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Pros and Cons of Mastiffs

Updated on May 7, 2013

Is a Mastiff right for you?

My experience raising a Mastiff and what you need to know before getting an extra large breed dog.

They're not for everyone, but they turned out to be right for my household and maybe the same will same will hold true for you. 

Unfortunately they don't come with disclaimer and warning labels, so please read on.

My Mastiff

How it All Began

I didn't set out to intentionally get a Mastiff, honest! For various odd reasons, an eight week old mastiff puppy fell into the laps of me and my husband.

He was ridiculously cute and adorably clumsy and we both fell madly in love with him in an instant. At eight weeks he was about two feet tall and had paws the size of baseballs, you couldn't help but love him.

After getting him settled in we began researching what we had got ourselves into.


Honestly if we knew ahead of time we probably wouldn't have taken him in the first place, but that doesn't change the fact that he's a huge (literally!) part of our household almost seven years later.

No power anywhere would ever make us get rid of him.


The Things No One Really Loves About Giant Dogs

- Drool. Lots and lots of drool. When he eats and drinks and he also produces it out of thin air for no apparent reason. If you're comfortable chipping gobs off your walls at about eye level, this is your dog!

- Hip Issues. Common to mastiffs and many other large breeds, sadly due mainly to improper breeding practices, but there is also a genetic inclination. This can prove expensive depending on how severe. In our case it's meant numerous x-rays and vet visits along with special dietary supplements and care.

- Sheer size. Our mastiff is cuddly which can pose a problem when you'd like to sit on the couch without 170 pounds of dog on top of you. Also inconvenient while trying to sleep as Mastiffs do not always respect your need for unobstructed air flow.

- Feeding. Not as significant as you may think. It's crucial to provide the growing mastiff with top quality feed while he's growing as these dogs develop at an incredible rate and need proper nutrition. After growth is stabilized they don't eat significantly more than an eighty pound dog.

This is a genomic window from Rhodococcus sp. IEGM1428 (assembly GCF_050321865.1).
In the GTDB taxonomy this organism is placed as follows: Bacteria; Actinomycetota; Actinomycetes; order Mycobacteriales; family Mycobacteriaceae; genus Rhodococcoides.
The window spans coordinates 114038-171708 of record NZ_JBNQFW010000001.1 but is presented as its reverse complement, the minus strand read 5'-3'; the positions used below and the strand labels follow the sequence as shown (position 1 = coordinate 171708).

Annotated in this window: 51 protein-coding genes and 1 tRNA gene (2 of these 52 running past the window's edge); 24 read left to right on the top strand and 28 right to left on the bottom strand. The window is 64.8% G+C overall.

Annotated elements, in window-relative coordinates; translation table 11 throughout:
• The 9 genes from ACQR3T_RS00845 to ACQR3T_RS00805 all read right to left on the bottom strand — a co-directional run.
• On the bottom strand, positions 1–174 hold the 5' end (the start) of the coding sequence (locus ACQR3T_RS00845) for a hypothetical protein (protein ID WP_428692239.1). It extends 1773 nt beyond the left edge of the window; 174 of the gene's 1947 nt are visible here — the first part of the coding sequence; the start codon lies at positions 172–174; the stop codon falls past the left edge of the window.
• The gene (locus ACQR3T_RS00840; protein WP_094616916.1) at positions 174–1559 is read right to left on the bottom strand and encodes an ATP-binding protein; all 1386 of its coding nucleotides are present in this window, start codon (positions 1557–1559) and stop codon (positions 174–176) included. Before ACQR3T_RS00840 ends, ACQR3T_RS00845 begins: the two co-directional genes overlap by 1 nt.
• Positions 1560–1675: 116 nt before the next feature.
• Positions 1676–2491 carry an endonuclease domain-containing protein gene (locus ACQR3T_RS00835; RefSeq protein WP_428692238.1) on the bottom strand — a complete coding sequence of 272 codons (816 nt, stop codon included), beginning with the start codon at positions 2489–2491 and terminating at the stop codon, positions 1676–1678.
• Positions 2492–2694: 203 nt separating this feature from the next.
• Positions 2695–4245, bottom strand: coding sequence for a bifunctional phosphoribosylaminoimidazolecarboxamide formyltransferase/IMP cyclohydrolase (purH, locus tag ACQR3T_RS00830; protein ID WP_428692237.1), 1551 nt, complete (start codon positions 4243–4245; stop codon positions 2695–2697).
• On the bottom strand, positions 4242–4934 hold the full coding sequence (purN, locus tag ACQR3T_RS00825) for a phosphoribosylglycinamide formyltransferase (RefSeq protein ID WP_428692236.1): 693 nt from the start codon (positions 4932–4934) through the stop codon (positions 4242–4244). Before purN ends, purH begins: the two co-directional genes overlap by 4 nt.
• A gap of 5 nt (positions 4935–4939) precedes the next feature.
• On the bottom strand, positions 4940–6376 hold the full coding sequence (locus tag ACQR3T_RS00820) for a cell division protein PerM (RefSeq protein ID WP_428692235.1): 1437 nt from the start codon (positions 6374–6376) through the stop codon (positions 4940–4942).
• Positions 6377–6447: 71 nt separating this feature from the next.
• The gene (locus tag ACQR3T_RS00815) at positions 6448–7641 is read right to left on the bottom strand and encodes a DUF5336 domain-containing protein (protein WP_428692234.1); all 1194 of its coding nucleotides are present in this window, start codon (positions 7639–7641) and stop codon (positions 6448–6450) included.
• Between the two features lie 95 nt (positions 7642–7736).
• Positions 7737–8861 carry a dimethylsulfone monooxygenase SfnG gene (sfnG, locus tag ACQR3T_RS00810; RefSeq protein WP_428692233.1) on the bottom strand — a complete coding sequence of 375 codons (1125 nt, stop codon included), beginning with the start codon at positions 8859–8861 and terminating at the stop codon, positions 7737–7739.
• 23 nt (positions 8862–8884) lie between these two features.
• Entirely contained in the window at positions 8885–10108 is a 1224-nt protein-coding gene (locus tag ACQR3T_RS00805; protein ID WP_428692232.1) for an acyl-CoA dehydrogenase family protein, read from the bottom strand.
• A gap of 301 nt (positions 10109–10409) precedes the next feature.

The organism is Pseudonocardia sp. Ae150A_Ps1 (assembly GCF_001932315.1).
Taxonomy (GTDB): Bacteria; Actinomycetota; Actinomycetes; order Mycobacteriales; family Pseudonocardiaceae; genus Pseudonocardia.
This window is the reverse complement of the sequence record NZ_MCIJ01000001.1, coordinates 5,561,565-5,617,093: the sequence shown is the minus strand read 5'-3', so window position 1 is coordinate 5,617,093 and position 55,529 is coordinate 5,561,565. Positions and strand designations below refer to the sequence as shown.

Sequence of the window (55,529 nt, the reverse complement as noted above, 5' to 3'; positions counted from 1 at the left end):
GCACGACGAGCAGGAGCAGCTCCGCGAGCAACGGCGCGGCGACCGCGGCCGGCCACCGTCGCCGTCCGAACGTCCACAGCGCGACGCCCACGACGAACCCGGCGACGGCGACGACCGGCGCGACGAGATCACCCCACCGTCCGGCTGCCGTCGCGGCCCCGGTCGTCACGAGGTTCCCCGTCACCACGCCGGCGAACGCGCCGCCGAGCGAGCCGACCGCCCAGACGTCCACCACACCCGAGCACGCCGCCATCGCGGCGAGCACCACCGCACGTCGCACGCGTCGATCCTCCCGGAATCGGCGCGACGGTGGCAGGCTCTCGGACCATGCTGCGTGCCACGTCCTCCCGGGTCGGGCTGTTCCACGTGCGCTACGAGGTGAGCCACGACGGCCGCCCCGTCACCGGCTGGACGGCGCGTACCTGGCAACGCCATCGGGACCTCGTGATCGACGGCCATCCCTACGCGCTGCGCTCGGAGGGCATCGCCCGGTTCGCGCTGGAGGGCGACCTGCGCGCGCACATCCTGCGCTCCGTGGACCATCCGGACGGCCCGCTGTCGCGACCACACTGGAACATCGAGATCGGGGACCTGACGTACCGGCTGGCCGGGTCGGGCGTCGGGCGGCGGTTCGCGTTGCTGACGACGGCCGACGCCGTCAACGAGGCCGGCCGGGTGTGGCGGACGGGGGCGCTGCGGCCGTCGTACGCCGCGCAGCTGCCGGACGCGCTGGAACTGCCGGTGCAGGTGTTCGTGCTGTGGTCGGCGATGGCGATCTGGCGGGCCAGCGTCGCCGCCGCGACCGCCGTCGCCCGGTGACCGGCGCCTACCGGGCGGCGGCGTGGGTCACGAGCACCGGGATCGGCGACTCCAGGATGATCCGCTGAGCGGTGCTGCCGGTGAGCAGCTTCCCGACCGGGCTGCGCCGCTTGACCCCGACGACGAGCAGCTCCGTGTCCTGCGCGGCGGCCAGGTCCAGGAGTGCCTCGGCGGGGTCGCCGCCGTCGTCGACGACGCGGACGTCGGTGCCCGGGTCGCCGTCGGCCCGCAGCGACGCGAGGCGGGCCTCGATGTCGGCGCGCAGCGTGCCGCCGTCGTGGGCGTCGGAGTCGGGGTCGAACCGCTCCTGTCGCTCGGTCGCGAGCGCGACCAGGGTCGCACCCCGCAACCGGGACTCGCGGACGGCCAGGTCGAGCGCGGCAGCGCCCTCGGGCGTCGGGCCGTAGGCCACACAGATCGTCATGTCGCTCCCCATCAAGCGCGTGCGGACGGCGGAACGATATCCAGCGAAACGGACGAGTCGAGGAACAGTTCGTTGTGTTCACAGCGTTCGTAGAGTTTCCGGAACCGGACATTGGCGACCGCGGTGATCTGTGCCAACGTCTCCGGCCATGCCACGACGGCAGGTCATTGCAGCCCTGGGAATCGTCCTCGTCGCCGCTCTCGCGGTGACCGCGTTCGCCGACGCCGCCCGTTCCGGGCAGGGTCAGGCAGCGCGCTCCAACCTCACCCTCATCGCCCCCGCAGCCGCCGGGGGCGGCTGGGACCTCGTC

- Your household. Things will change once you have a giant breed dog. Some of the folks you thought were your friends will stop dropping by due mainly to drool and fear. In my experience, Mastiffs aren't going to like every person you want them to and this can make for awkward and potentially traumatizing moments for all concerned.

- Housebreaking. I found the housetraining aspect of Mastiffs to be just as simple as any other breed although accidents are larger and a bit more work to tidy up. The actual breaking of the house was another issue. Mastiffs are no more destructive than any other breed; they are simply stronger and bigger and can do more damage in the same time frame.

- They snore. Really loud.

- Flatulence. Seriously, it's cleared a dozen houseguests out of the living room.

(on a side note, in case you haven't noticed, Mastiffs REALLY like being on couches)


Why A Giant Breed was Right for My Household and Might Be Perfect For You

- Drool. Once you get used to it you'll find it pretty entertaining especially if you have weak stomached relatives

- Hip issues, sorry no pro side to this one. If you're purchasing from a breeder ask for vet checks from the parents and as many other generations as possible.

- Sheer size. They're great cuddlers, really. I love it.

- Feeding. Not that big of a deal, especially if you have another dog to take care of like we do, you won't even notice the difference, just get a bigger food dish.

- Your household. I'm sorry this may sound mean but sometimes scaring people is fun and really, if they're true friends they'll adapt the same as you did

- Housebreaking, well this just isn't fun regardless of size although the destructive stories make for entertaining tales later on.

- Snoring. Well, that's why TV's have a volume control, crank it up

- Flatulence. Almost worth it to see a vehicle going down the road with people's heads sticking out the windows while the dog stays comfortably inside the car.

I've tried to make this an entertaining read but I swear every word is true. Please let me know if I can provide you with any further information on Mastiffs.

I love my critters and would be happy to hear about yours.

Tell Me About Your Dogs! - And what you thought of this lens of course

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    • ajacobs41 profile image

      ajacobs41 7 years ago

      @strayspay: Thanks! Our other dog is a rescue and I think it's awesome that you took on four! Good for you, and thanks again for leaving a comment. I think we have a lot in common :-)

    • strayspay profile image

      strayspay 7 years ago

      I truly Love your lens and could relate to so much! Ours are not the size of yours but we have 4 of them, rescues, who are between 80 and 100 pounds each. I went to a doctor yesterday and he asked me how I got all the bruises. I told him about our kids - fur-covered. We live in the country and some of our neighbors have had break-ins ... not us! We are retired and we have one 116 pound who really, REALLY, needs a bath but that's also a problem with us. Five Stars and linking to my Dogs Do the Darndest Things lens.